Cotton Candy Theremin

It's a cotton candy theremin! Image courtesy of the Creators Project.

It’s a cotton candy theremin! Image courtesy of the Creators Project.

Another trend at the NEW INC talks: highly saturated colors on cute everything.

On the whimsical side, we saw a pink-and-yellow cotton-candy machine with a theremin in it, accompanied by software-controlled visuals. It’s hard to gauge whether the world really needs a better way to eat cotton candy, but why tell that to a tinkerer? There’s a joy to be found in doing things just because (and not because you need to produce a commercially viable product). On stage, NEW INC’ers Philip Sierzega and Emilie Baltz, who paired up at NEW INC while seated at desks across from each other, discussed how they wanted to create a “sensorium” that pairs our sense of taste with that of sound and vision, to create a “collective, multi-sensory experience.” Both went on to discuss potential uses of the #cottoncandythermin, at a carnival, perhaps.

Oh, the bright colors! The flashing lights! The fun and games of a carnival. The New Museum basement is about as skeletal as conference rooms come, though many of the projects discussed took on a playful spirit (all daubed in neon, of course). I’m not knocking on that aesthetic; I wanted to download plenty of the most whimsical apps.




Especially Anders Sander’s Aiko, a very cute teardrop with a toothy grin, a digital companion for the Apple Watch with some health-savviness thrown in for good measure; the more steps you take, the more upgrades you’re given to adorn your Aiko. Pretty much, it’s a Tamagotchi for the Fitbit generation. After Sanders showed us a variety of digital wigs to choose from for Aiko, I realized that you’re really just turning your pet into a drag queen. A-plus for unsuspecting subversion.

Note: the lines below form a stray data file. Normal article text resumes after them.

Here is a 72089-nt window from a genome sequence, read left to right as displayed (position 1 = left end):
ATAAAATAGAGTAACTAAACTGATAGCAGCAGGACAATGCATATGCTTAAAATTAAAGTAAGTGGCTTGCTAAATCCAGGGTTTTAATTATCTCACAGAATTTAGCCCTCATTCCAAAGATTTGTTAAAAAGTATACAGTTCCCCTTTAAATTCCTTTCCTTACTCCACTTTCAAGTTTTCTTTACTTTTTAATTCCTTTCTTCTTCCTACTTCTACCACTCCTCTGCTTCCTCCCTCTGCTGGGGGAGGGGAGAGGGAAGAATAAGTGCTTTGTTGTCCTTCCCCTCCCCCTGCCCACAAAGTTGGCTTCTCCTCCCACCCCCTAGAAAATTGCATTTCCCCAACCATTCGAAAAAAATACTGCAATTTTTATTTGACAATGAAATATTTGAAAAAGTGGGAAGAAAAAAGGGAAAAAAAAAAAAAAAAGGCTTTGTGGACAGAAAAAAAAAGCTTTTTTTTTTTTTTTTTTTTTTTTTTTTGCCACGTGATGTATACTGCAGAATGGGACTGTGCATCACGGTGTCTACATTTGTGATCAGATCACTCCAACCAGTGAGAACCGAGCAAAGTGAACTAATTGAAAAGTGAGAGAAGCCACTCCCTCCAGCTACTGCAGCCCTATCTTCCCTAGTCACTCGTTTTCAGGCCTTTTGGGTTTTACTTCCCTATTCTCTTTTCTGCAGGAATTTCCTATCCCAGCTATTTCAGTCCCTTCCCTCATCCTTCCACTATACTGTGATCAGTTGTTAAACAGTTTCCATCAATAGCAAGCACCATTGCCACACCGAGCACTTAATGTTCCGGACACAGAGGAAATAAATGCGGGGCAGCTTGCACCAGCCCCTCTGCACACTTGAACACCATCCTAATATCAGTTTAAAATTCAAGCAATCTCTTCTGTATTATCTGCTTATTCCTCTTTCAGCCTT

But with all this shiny cutesy-ness swirling around, I was left wondering whether there was any room left for boring, serious, or even sad uses for technology. (Not that this never occurs: Deep Lab, a feminist hacking collective, stayed at NEW INC this spring in a one-week residency, so I’m going to count hacking as a “serious” project.)

Even when it comes to the choice of design color for NEW INC products, I wondered if anyone would be down with black and white. (Demo Day made me feel like being stuck inside Candy Crush.) When I think of a net-art aesthetic of the 1990s, that’s what I think of—black and white, or 8-bit color. In the 2000s, Internet blue becomes dominant; it’s the the default hyperlink setting, or the sky behind the rolling hills in “Bliss,” the Windows startup background as of 2002.


"Drawing Operations Unit: Generation_1 (D.O.U.G)" an installation by Sougwen Chung at Red Bull Studios New York. Image courtesy of Red Bull.

“Drawing Operations Unit: Generation_1 (D.O.U.G)” an installation by Sougwen Chung at Red Bull Studios New York. Image courtesy of Red Bull.

One project that stood out, particularly for its simplicity, was Sougwen Chung’s drawing machine.

Hers was more like an old-fashioned art and tech collaboration—the type I would have expected to see at E.A.T. in the 1960s—rather than a product-based one. Sougwen Chung, along with Yotam Mann, created “Doug,” a plain, metal robotic arm that mimics whatever Chung draws. Doug is still a baby, and requires Chung’s feedback in order to learn her style. His gestures are still shaky. If nothing else, it’s humbling to see this human-non-human feedback loop, especially in comparison to current Hollywood examples which have gone wild with sentient A.I. storylines: Ex Machina, Avengers: Age of Ultron, or C.H.A.P.P.I.E., to name just a couple of films from this year alone.